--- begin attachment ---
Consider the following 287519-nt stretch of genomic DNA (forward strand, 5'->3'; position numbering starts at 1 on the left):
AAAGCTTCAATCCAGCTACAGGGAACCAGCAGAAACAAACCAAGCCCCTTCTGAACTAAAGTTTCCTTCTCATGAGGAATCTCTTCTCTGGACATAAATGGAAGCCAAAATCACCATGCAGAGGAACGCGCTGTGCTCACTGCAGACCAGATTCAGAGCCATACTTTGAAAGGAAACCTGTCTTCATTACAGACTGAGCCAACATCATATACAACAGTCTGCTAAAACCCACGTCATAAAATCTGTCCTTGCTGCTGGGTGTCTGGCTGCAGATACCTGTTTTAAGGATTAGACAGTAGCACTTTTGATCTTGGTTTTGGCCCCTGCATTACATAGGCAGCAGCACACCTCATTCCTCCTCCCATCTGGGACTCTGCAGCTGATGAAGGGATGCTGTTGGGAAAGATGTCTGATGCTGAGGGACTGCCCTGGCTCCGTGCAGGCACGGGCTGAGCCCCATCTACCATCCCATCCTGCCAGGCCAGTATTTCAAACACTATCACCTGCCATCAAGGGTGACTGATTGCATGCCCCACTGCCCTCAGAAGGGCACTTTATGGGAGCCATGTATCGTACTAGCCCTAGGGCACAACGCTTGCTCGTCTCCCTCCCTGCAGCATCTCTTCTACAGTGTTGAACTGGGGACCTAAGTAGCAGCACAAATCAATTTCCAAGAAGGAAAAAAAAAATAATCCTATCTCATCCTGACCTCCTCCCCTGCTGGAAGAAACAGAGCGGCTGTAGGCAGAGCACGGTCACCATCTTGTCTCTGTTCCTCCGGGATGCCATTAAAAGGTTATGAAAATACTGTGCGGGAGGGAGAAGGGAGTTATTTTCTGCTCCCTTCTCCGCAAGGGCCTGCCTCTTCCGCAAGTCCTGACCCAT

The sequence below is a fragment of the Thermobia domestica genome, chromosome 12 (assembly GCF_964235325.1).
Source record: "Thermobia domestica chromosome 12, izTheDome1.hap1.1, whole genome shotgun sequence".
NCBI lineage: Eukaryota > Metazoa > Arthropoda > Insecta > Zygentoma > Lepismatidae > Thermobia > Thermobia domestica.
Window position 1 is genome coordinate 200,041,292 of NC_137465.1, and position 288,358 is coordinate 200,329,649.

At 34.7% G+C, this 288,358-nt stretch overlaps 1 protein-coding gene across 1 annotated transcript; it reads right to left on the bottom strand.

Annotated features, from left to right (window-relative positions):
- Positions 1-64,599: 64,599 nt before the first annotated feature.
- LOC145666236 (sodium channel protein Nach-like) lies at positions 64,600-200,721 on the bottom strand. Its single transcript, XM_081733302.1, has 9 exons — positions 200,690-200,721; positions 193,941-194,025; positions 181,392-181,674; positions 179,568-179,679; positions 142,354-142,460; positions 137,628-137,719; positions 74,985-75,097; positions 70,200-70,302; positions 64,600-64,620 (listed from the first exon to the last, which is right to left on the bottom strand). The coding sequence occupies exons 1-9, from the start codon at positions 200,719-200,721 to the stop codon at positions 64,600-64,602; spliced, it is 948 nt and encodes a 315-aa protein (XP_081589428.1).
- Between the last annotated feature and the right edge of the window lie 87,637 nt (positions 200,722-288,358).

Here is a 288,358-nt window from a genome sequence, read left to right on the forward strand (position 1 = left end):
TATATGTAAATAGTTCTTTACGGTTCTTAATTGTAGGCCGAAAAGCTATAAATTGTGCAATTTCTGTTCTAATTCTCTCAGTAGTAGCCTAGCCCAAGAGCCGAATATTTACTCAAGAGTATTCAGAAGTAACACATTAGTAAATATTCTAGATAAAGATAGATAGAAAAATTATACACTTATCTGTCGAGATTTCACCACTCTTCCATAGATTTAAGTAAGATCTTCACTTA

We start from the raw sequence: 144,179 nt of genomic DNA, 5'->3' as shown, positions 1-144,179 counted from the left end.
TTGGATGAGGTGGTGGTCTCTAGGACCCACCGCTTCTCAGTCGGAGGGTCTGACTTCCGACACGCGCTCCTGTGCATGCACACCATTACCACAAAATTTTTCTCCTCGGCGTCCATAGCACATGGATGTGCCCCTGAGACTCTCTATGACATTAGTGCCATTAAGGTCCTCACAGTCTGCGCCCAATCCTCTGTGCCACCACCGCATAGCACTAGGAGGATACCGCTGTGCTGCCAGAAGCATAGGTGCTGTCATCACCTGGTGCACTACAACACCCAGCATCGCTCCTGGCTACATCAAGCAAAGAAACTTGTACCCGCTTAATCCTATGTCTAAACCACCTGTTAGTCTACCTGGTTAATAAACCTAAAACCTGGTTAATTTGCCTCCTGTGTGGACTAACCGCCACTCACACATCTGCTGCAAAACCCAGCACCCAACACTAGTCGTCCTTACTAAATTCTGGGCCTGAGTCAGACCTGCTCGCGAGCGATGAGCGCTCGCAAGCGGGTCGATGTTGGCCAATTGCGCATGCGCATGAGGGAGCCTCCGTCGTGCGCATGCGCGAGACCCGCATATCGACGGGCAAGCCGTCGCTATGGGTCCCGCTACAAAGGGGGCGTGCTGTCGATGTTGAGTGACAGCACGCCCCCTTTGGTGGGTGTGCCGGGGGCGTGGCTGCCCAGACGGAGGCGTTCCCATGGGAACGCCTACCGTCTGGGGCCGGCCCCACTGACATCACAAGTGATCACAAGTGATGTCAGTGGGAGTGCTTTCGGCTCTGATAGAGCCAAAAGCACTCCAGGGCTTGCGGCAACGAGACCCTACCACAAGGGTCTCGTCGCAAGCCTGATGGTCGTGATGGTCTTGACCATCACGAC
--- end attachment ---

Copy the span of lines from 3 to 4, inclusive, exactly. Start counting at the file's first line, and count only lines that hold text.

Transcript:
The sequence below is a fragment of the Thermobia domestica genome, chromosome 12 (assembly GCF_964235325.1).
Source record: "Thermobia domestica chromosome 12, izTheDome1.hap1.1, whole genome shotgun sequence".